A groundbreaking new particle has been discovered that could potentially be used in extremely dense hard drives. Known as skyrmions, or microscopic twisted magnetic vortices, the particle could prove extremely useful in the future of storage on magnetic hard drives, where traditional drives fast approach a density barrier.
Scientists have known about skyrmions since the 1960s, but a recent discovery has allowed them to create and destroy them at will. The technique involves using a scanning tunneling microscope (STM) and a polarized current to force groups of atoms into knot-like twisted configurations. The skyrmions resist unraveling, and so they can be theoretically used to store zeros (untwisted) or ones (twisted), the key to storing data digitally.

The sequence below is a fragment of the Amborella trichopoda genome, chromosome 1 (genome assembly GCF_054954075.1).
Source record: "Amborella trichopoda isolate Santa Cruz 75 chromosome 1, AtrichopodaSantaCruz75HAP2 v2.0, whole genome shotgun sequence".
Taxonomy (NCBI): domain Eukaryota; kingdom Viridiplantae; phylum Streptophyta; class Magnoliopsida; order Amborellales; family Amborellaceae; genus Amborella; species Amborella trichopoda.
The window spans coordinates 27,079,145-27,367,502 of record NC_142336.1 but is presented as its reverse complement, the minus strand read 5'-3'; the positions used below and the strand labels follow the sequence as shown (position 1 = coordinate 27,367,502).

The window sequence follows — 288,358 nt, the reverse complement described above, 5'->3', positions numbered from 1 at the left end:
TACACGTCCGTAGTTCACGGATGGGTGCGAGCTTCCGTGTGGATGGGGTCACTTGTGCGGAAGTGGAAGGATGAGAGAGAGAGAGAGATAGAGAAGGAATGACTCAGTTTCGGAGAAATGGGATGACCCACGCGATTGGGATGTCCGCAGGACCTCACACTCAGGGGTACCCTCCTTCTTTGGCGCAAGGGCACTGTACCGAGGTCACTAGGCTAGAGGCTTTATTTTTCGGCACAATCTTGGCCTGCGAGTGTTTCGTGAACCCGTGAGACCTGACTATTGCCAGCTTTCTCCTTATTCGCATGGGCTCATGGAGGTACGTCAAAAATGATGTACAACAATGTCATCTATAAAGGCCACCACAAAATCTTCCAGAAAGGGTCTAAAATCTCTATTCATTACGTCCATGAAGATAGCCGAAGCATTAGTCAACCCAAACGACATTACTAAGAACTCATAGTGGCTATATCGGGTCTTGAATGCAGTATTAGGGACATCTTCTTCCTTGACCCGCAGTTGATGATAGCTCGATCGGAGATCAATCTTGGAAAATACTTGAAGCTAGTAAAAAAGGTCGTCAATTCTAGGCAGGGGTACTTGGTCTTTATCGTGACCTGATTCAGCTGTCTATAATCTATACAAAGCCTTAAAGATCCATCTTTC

Kristen von Bergmann, a physicist at the University of Hamburg, says that skyrmonic hard disks could hold 20 times more data per unit area than current hard disks, as each skyrmion is only a few nanometers in diameter. This means that instead of having a hard drive with 4 TB of space, in the future a skyrmonic drive of the same size could hold 80 TB.
Unfortunately the technology is in the very early stages, and at the moment it's virtually unusable for data storage. The team at the University of Hamburg only managed to create four skyrmions at a time, with a success rate of around 60%. It was also only possible to control the particles at 4.2 kelvin (the temperature of liquid helium; or -267ºC, -452ºF), which is far too cold for normal computer usage.
Interestingly, the exact mechanism that provides the twisting and untwisting of skyrmions is currently unknown. More research into the particle and what causes the twisting could provide the key for high-density storage in the future.
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